Article Abstract

A young man with progressive esophageal neoplasms

Authors: Yaxing Shen, Jianfei Shen, Kevin Phan, David Tian, Thomas A. D’Amico, Mark F. Berry, Shanda H. Blackmon, Shari L. Meyerson, Xavier Benoit D’Journo, Yi-Jen Chen, Garrett Baron, Yingyong Hou, Lijie Tan, written on behalf of AME Esophageal Cancer Collaborative Group

Abstract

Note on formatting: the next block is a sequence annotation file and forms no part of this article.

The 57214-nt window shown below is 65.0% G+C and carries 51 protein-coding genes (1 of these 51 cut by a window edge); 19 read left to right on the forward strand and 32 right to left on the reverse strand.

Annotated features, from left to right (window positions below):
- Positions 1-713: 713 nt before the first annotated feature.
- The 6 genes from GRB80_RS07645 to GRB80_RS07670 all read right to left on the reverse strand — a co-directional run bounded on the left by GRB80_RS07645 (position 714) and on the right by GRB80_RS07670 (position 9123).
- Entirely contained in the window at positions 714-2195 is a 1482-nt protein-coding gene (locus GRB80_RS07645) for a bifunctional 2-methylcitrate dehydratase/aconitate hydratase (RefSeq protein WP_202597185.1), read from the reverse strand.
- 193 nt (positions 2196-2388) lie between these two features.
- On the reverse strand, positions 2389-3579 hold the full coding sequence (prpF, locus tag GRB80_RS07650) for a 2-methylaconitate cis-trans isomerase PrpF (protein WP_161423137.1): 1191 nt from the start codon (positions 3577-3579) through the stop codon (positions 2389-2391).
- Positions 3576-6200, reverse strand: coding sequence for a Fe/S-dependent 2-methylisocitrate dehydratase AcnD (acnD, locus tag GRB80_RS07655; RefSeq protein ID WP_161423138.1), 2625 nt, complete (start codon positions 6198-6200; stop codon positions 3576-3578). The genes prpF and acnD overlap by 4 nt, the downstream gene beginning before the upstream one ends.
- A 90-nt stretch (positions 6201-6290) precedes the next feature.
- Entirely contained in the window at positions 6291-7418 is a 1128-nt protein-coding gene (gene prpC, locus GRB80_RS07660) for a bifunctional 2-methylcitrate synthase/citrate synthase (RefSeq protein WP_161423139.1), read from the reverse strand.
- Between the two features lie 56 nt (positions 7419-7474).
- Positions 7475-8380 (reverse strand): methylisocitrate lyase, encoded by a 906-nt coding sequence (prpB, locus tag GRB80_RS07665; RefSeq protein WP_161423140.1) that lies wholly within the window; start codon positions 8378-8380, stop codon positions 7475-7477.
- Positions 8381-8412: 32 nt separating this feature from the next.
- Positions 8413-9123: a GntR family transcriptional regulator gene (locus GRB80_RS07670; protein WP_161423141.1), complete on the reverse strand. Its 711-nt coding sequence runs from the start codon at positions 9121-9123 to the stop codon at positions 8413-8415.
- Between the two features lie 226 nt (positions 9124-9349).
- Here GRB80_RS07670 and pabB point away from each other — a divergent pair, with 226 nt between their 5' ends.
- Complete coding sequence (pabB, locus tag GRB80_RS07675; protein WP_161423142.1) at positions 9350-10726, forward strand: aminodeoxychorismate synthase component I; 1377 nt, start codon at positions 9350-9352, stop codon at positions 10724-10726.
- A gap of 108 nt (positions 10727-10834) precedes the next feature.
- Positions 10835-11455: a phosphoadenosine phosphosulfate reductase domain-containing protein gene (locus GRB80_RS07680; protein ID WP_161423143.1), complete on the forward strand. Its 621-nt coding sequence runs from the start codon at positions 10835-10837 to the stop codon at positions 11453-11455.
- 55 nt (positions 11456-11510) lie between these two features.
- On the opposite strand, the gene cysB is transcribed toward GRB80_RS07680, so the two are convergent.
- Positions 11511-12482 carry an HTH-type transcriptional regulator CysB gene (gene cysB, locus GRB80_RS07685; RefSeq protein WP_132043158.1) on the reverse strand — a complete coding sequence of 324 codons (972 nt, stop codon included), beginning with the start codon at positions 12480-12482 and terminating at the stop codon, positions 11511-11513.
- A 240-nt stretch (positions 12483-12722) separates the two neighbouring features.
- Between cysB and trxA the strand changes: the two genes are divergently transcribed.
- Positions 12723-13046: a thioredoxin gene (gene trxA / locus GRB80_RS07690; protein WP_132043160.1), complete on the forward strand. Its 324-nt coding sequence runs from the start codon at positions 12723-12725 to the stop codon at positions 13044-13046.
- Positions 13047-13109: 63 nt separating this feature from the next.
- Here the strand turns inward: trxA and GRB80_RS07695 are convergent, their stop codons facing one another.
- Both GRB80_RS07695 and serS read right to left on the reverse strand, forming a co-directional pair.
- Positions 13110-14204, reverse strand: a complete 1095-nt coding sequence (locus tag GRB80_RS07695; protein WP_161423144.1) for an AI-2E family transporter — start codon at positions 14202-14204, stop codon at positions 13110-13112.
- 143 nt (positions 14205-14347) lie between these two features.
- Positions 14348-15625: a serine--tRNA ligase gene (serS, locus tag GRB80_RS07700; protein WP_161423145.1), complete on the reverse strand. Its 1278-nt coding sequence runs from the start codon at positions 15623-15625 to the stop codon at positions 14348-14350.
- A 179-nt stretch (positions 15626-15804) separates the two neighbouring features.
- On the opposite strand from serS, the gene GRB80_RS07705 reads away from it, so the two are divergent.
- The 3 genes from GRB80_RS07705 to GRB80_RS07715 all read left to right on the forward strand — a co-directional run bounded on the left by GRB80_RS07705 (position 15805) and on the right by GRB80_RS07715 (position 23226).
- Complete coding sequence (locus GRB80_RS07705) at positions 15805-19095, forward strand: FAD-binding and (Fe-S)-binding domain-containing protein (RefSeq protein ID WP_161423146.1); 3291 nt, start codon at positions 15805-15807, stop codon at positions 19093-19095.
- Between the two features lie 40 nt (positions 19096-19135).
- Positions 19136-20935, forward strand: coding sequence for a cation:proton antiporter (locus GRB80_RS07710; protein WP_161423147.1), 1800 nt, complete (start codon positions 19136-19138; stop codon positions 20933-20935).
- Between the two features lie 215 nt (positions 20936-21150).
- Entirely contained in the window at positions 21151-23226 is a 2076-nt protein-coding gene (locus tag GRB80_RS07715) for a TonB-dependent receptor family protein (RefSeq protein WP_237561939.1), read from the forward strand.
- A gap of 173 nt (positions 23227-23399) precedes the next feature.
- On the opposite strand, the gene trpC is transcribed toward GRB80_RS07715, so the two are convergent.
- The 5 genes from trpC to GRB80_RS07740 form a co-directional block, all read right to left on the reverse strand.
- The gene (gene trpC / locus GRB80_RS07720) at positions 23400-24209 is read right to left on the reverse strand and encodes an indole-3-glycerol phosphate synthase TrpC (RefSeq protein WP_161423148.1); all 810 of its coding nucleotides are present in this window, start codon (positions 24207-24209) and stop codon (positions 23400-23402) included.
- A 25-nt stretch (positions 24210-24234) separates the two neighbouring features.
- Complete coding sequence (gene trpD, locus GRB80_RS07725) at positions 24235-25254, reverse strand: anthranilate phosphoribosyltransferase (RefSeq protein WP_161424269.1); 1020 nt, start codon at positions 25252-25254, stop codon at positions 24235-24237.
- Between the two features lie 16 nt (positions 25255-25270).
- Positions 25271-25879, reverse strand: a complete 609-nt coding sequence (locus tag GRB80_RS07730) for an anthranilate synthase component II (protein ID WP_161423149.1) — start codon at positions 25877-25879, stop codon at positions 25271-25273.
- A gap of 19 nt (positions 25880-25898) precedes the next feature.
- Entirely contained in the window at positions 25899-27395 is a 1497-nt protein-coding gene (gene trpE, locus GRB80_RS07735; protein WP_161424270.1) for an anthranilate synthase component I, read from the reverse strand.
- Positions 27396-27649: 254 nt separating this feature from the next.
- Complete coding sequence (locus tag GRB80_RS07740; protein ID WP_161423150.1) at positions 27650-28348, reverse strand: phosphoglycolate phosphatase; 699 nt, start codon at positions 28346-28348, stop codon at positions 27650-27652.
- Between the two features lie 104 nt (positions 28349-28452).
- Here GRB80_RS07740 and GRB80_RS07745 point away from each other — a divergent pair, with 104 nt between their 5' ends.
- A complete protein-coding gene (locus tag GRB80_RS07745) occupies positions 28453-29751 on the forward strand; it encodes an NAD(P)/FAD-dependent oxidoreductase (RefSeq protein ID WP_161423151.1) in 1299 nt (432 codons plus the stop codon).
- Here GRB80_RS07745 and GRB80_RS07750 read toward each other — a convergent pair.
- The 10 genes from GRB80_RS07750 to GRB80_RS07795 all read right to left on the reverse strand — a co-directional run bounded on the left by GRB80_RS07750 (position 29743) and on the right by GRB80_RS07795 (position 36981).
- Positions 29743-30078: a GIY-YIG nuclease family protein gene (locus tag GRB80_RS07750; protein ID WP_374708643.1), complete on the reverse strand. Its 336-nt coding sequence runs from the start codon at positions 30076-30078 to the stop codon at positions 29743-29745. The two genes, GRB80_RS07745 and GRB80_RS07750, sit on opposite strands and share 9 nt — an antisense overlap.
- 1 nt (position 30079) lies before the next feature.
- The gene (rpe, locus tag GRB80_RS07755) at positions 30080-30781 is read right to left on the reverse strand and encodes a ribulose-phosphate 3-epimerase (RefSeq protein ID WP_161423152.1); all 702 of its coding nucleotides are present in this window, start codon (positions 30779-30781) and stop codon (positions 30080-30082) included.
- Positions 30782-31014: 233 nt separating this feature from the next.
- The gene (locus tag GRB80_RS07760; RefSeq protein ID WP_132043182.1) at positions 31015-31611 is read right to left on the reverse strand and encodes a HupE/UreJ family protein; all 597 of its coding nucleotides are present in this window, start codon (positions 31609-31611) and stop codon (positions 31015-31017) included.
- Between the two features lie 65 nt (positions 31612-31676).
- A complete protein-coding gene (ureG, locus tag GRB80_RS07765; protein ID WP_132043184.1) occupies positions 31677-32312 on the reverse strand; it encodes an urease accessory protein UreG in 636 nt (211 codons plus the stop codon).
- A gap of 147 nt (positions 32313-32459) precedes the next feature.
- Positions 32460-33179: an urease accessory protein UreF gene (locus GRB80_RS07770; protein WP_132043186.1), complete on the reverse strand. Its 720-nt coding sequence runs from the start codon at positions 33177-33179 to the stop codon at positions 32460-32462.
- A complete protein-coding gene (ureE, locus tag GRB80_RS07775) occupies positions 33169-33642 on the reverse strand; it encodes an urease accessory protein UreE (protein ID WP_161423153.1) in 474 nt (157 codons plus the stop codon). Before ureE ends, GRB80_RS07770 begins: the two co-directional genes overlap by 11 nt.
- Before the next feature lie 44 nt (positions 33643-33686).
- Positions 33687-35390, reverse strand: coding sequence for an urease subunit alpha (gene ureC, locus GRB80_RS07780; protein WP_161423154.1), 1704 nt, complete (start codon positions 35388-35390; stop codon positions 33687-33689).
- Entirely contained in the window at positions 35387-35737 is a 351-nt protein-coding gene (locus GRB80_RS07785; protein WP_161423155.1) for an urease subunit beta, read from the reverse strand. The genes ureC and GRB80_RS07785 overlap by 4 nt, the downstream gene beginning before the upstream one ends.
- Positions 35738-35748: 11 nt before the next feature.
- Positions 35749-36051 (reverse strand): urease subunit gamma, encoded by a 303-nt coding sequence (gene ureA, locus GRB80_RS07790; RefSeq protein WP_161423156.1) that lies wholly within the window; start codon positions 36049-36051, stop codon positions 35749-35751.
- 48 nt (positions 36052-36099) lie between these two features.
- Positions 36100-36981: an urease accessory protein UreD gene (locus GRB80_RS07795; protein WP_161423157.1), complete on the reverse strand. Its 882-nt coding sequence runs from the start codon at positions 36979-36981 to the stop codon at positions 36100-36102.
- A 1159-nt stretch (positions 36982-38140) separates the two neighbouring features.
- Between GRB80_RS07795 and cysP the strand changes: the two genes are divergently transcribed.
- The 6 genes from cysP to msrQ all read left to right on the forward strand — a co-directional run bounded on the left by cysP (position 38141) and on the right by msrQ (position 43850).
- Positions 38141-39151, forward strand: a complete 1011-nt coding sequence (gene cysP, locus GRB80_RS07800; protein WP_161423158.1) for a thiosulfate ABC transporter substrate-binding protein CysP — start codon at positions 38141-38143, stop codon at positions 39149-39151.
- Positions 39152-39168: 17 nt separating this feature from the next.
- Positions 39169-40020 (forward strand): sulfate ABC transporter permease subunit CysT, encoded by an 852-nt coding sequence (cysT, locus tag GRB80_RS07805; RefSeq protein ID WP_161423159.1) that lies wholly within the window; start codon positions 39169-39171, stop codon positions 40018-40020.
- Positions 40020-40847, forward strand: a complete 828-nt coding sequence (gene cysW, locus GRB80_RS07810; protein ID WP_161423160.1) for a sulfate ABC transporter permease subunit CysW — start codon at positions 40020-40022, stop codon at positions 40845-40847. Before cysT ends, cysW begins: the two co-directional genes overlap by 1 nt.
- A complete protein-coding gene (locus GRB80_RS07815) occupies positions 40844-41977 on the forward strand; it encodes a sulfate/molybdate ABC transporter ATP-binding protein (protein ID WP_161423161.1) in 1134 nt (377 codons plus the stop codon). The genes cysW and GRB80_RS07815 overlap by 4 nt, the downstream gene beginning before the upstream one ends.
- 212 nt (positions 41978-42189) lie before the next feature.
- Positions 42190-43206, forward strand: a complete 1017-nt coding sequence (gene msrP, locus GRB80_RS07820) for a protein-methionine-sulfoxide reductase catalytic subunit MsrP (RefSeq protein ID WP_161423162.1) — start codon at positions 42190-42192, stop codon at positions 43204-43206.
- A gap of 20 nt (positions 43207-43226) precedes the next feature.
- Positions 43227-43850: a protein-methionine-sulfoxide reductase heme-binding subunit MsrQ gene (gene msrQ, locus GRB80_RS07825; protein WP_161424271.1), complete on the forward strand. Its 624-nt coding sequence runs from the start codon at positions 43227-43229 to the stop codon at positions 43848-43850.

Esophageal sarcomatoid carcinoma (ESC) is a rare malignancy, accounting for about 2% of esophageal malignancies. It is also referred to by numerous other names, including carcinosarcoma, pseudosarcoma, pseudosarcomatous squamous cell carcinoma, spindle cell carcinoma and polypoid carcinoma, suggesting that its pathological mechanism remains undefined. Its clinical and radiological manifestations are similar to other esophageal tumors. Barium esophagogram usually reveals the presence of a large polypoid mass in the lumen. While ESC is typically large, it has a relatively good prognosis, which may be explained by its exophytic growth rather than the infiltration into the esophageal wall. Surgical resection of the esophagus and stomach is the basis of early detection, effective treatment and long-term survival, and is the main treatment for ESC. However, as a rare disease, ESC is often misdiagnosed in clinical setting, especially in cases where a biopsy cannot provide sufficient specimens. In this article, we report a case of suspected ESC, in whom surgical treatment was avoided after international multidisciplinary consultations.